North American river otter in exhibit

North American River Otter

Scientific Name
Lontra canadensis
Class
Mammalia
Order
Carnivora
Range
Canada and the United States
Habitat
Rivers, lakes, and wetlands
Estimated Wild Population
n/a
North American river otter in exhibit Endangered Status Graph - Least Concern Endangered Status Graph - Least Concern

More Information

North American river otters have long, streamlined bodies that help them move easily through the water, propelled by their webbed feet. Their brown waterproof fur helps them retain heat. These otters feed on fish, crayfish, insects, turtles, frogs, and other water animals. They live alone or in family groups consisting of a female and her offspring. Females retreat to dens to give birth to their young, called kits, which take to the water after only two months.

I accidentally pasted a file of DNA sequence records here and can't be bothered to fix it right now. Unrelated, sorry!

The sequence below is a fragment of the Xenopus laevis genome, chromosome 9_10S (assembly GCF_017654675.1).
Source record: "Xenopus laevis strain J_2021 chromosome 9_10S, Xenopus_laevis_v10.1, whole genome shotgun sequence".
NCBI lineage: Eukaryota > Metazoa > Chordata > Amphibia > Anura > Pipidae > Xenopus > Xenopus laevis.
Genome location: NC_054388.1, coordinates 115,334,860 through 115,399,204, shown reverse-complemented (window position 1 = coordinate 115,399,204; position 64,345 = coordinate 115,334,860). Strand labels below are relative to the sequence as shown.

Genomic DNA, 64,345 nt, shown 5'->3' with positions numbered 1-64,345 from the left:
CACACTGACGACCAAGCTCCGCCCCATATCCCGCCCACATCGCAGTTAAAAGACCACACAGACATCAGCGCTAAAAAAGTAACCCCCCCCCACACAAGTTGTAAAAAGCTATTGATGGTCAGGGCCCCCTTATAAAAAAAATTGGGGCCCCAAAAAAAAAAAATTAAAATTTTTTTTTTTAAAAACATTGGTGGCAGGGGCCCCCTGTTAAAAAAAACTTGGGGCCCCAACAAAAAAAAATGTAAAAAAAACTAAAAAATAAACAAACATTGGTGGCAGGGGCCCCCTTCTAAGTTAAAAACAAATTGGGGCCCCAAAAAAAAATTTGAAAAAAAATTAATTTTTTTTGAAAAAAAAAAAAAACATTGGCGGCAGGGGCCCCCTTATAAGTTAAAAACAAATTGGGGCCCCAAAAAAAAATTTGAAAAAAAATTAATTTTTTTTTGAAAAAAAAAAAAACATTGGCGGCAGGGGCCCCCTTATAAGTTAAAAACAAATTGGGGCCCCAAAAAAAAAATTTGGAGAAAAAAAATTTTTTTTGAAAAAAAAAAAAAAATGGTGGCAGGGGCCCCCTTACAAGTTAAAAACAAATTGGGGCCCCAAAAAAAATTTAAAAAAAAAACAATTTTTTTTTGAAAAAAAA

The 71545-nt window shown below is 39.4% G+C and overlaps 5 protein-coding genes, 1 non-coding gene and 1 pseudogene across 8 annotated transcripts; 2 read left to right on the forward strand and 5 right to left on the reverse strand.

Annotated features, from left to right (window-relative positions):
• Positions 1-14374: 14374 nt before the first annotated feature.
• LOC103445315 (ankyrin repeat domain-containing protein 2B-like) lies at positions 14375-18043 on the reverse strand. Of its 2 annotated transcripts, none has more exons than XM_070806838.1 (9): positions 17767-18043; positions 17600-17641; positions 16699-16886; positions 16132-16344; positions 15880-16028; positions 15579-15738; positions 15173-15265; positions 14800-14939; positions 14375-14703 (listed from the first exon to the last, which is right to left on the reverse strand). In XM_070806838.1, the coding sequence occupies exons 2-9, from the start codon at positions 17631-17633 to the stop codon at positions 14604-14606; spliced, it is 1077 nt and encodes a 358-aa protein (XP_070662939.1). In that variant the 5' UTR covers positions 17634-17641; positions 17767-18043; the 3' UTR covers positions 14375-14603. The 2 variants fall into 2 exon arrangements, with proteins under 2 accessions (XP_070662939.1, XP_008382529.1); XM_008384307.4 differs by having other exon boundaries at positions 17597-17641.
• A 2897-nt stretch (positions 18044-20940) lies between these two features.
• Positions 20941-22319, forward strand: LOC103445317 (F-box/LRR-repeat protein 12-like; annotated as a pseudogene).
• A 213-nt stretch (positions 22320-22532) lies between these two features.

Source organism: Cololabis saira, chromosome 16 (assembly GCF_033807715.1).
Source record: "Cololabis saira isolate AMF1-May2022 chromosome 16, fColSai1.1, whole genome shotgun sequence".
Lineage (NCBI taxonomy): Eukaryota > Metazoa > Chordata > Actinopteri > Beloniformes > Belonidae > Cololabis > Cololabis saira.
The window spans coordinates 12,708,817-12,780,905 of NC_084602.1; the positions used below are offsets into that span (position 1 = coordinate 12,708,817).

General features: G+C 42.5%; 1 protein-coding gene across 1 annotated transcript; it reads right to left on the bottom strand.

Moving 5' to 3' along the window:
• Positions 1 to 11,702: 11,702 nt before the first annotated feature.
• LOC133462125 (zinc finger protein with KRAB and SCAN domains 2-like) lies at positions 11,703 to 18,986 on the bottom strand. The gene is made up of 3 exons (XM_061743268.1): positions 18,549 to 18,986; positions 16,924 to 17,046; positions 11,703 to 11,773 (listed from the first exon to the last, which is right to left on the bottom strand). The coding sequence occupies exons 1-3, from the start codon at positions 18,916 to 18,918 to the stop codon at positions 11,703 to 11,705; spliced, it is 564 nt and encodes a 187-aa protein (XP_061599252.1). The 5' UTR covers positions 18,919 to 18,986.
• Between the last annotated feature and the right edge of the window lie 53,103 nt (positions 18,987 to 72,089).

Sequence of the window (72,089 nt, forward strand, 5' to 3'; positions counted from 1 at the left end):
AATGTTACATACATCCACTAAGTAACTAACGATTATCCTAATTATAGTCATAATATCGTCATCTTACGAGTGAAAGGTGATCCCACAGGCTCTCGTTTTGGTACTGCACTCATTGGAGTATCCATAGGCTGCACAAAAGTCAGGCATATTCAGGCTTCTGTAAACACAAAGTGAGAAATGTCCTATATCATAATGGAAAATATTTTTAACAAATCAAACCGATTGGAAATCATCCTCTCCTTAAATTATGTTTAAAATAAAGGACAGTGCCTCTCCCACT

Did You Know?

North American river otters have long, sensory whiskers that can detect prey in cloudy water.

These social mammals play hide and seek, slide down slopes, and use their paws to juggle.

They can hold their breath underwater for up to eight minutes.

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Species Survival Plan®

We cooperate with other members of the Association of Zoos and Aquariums to manage the zoo population of this species through a Species Survival Plan®.

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Commitment to Care

Lincoln Park Zoo prioritizes individual well-being over everything else. Guided by scientific research, staff and volunteers work to provide the best welfare outcomes for each individual in the zoo’s care.

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Asian small-clawed otter in exhibit

Wish List

The Wish List is full of one-of-a-kind items for the zoo’s animals, including nutritious snacks and enrichment items to keep them active and healthy.

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